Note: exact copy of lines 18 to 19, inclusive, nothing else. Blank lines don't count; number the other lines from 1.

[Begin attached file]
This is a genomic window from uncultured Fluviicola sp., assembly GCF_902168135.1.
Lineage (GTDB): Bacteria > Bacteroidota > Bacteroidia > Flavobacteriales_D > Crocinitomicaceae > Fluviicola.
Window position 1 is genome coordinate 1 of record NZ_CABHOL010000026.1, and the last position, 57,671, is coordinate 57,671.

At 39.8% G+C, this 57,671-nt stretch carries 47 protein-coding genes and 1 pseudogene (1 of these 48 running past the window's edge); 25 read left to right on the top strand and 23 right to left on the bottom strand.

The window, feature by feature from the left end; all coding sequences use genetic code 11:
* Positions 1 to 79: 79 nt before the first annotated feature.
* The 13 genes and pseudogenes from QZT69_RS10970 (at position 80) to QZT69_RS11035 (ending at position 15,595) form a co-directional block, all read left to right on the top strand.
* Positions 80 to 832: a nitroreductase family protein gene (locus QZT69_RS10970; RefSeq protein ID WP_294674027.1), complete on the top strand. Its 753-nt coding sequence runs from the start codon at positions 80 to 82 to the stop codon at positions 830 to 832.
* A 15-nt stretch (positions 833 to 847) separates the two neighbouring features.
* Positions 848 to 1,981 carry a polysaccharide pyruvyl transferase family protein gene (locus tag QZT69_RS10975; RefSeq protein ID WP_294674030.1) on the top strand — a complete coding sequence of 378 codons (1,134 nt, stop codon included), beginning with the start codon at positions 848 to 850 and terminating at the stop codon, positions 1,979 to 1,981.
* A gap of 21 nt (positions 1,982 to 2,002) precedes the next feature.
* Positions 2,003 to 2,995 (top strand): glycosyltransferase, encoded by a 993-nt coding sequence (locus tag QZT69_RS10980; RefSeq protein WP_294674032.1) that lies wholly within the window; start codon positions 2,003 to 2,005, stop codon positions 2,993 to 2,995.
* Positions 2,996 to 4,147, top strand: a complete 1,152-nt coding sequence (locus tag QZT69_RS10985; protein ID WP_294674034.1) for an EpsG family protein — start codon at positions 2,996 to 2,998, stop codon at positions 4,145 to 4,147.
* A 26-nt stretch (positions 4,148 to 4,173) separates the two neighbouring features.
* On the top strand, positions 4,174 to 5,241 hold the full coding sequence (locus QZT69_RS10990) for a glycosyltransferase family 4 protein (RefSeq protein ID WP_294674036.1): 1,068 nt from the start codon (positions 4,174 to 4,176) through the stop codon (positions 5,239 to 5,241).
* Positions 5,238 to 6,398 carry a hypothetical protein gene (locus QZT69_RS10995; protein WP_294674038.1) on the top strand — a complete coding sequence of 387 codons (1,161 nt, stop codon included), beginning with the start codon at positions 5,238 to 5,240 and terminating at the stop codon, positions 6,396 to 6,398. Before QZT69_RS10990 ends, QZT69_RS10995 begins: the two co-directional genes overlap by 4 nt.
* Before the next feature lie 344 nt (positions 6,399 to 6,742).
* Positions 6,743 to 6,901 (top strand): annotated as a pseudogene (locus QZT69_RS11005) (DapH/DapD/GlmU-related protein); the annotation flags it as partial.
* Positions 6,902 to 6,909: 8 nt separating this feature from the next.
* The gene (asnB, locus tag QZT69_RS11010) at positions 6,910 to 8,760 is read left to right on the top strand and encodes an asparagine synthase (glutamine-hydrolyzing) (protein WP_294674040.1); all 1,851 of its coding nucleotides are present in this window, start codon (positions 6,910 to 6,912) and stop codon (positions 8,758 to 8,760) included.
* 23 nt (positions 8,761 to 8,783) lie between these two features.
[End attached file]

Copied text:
* Positions 6,743 to 6,901 (top strand): annotated as a pseudogene (locus QZT69_RS11005) (DapH/DapD/GlmU-related protein); the annotation flags it as partial.
* Positions 6,902 to 6,909: 8 nt separating this feature from the next.